A self-help, empowerment programme has begun in Cherbourg to strengthen people, families and the community.
Once people are functioning at full tilt it’s hoped school attendance will increase, life outcomes will improve and everybody will have a better future.
Well it’s not.
It’s worked well in the Kimberley and the Cultural, Social and Emotional Wellbeing Program is now being rolled out to eight communities across Australia.
It was designed within a National Empowerment Team led by Bardi woman and psychologist, professor Pat Dudgeon.
Her people are from an area in the Kimberley, Western Australia, which was being devastated by social issues.
Rather than think up solutions within their own group, the National Empowerment Team worked with differing communities to identify the causes and suggest actions.
Consultants within eight towns were trained to do research and ask people what challenges they faced and how they could be overcome.
They identified issues involving youth, family life, personal relationships, substance abuse, community future, unemployment, health and mental health.
These were said to be caused by family deaths, serious illness, unemployment, mental illness and alcohol abuse.
Giving people power
The empowerment programme has now been developed so individuals can tackle these problems.
More than 20 Cherbourg people enrolled on June 2 into a series of two-day workshops to be held on a weekly basis, for six weeks, at the old Emu Farm.
Queensland Mental Health Commissioner, Dr Lesley van Schoubroeck, arrived the following day (Mabo Day) to formally launch it.
Cherbourg workshop facilitators Bronwyn Murray and James Stanley said the aim was to give people the skills to improve their lives.
“We get them to think about what social, emotional and cultural wellbeing means,” Bronwyn said.
“We then come back to the wellbeing of the individual, get people to think about where they sit within a family, what role they play and what role others play in their relationships, what’s their wellbeing within that, is there stability, or do they need to change things to function as a family?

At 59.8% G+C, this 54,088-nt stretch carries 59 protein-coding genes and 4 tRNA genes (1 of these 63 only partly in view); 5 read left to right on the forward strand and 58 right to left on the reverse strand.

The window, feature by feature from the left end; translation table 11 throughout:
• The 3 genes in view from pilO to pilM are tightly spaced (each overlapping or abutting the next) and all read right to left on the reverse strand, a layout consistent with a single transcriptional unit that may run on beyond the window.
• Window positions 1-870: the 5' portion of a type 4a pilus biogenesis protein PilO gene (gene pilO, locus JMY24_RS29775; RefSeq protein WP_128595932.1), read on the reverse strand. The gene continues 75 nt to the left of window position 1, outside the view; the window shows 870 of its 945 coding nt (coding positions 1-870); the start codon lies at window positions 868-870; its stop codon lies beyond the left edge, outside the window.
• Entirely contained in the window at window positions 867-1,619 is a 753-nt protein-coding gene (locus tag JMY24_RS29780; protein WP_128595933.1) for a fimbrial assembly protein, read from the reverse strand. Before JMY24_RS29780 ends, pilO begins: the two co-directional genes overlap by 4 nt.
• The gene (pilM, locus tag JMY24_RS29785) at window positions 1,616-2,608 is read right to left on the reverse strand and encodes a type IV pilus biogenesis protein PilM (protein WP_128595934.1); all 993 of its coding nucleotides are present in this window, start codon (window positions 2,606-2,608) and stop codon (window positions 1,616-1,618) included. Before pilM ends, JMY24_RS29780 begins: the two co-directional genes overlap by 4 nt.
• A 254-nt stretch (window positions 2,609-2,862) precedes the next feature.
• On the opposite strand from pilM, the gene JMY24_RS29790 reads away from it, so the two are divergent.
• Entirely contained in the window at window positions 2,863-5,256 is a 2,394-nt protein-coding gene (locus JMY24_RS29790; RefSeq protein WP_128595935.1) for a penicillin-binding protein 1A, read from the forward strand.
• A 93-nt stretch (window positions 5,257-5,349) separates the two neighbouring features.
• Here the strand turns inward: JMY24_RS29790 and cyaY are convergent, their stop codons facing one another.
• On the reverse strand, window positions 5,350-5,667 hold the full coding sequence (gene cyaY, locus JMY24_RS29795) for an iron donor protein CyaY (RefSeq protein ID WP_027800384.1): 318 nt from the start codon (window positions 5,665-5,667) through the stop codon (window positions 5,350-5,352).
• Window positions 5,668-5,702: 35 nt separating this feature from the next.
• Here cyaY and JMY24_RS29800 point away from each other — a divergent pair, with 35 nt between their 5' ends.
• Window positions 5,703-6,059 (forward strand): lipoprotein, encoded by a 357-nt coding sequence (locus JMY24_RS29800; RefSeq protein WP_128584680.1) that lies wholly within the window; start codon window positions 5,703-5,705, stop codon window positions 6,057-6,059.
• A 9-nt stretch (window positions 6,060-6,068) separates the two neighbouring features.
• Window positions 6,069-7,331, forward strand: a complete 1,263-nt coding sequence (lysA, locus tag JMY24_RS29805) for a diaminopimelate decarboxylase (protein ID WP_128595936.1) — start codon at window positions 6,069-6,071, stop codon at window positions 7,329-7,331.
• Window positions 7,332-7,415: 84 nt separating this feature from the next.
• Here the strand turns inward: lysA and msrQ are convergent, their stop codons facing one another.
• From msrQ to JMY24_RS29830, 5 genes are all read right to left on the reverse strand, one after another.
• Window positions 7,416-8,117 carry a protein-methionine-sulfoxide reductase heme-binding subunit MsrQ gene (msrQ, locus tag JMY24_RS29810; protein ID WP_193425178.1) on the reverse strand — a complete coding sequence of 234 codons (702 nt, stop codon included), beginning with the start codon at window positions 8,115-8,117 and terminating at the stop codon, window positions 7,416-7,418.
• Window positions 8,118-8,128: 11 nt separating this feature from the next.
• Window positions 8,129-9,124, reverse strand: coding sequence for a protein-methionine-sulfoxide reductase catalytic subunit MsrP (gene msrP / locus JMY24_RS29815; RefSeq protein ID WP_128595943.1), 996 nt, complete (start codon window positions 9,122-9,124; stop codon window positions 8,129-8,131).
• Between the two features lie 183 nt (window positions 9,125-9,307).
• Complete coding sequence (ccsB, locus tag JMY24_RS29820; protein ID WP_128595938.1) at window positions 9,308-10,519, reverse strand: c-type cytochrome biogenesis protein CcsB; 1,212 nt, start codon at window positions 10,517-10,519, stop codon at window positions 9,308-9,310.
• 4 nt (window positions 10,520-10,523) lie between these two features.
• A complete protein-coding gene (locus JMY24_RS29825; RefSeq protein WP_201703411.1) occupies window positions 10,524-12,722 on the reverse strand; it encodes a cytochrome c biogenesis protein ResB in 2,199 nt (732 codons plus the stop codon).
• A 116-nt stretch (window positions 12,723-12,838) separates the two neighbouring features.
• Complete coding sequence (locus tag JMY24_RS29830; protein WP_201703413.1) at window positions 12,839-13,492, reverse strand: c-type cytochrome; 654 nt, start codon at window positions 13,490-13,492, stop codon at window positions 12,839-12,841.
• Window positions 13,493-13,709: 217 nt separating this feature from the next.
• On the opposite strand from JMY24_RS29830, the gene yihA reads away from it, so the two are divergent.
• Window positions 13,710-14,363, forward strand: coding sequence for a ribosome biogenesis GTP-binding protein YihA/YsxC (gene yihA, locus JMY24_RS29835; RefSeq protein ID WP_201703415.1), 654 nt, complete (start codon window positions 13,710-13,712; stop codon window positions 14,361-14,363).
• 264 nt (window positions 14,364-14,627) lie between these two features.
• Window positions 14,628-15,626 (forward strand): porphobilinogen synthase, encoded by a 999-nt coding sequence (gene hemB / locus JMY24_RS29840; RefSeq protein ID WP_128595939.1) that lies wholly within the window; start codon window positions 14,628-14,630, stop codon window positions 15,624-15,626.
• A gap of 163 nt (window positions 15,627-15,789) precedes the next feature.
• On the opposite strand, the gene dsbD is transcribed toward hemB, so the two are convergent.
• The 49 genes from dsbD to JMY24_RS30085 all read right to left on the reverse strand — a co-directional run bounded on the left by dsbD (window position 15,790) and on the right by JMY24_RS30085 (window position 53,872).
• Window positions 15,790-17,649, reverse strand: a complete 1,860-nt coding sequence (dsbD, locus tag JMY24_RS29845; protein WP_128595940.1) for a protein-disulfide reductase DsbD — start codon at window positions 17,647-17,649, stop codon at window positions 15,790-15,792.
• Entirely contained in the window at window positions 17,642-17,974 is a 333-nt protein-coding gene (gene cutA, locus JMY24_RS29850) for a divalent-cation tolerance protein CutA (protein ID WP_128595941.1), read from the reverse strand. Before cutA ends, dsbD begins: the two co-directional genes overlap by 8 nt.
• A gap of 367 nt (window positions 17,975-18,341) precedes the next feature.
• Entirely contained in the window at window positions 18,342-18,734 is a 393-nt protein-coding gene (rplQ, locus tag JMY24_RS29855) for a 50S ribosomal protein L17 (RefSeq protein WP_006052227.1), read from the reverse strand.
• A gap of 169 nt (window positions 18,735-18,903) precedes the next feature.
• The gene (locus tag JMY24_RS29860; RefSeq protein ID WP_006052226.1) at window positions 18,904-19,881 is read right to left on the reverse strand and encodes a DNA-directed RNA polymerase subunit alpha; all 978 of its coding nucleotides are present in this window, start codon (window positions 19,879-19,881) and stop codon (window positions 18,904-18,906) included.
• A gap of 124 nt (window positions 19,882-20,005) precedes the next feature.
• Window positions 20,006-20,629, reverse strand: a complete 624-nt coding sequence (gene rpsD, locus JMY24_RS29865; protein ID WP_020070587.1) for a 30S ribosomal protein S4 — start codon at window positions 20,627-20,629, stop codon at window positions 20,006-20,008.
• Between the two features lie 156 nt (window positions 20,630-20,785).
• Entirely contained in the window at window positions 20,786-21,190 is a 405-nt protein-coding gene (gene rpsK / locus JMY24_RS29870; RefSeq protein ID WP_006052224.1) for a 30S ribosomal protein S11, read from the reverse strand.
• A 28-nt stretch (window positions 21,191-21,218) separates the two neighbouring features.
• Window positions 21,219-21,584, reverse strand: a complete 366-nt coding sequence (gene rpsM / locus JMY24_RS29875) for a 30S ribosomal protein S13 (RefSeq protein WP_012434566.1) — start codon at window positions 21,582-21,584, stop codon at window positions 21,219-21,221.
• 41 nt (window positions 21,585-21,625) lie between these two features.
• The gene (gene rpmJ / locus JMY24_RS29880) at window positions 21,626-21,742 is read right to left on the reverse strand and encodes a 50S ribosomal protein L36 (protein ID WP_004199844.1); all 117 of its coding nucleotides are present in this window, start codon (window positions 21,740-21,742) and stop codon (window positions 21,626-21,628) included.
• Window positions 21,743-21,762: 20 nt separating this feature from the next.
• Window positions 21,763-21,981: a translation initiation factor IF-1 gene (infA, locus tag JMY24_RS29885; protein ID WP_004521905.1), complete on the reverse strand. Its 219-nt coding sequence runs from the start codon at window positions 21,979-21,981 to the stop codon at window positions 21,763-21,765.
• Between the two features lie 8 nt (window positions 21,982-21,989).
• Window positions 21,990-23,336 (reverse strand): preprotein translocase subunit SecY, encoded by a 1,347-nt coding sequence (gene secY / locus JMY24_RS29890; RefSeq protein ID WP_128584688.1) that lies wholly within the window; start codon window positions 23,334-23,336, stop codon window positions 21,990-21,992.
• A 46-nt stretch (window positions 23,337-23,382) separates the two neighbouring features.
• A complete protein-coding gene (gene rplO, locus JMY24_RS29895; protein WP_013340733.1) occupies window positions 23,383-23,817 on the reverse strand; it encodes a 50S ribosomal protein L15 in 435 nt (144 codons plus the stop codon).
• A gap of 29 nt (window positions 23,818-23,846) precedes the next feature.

“From there it’s about people within their community and what role they play within it or would they like to play a greater part.”
Helping people to help others
The aim is to get people to think about how they can contribute to bettering their own lives and those of others.
They may wish to become a volunteer coach or a shire councillor, start a business or just find work.
“We get them to set goals and then refer them to agencies or people who can help them,” Bronwyn said.
The follow up work will last over a 12-month period.
It’s a big job for Bronwyn and James but it’s hoped Cultural, Social and Emotional Wellbeing workshop graduates, or Cherbourg community people, will take on leadership roles to help.
The end result will be will be stronger people, strong families.
“With that stability everything else will follow,” Bronwyn said.
“If a family becomes functional with structure and has motivated people with high self-esteem, everything becomes better.”
With that structure and motivation more children will go to school every day on time, become better educated and have a good future.
The program is also being implemented in Kuranda, Far North Queensland.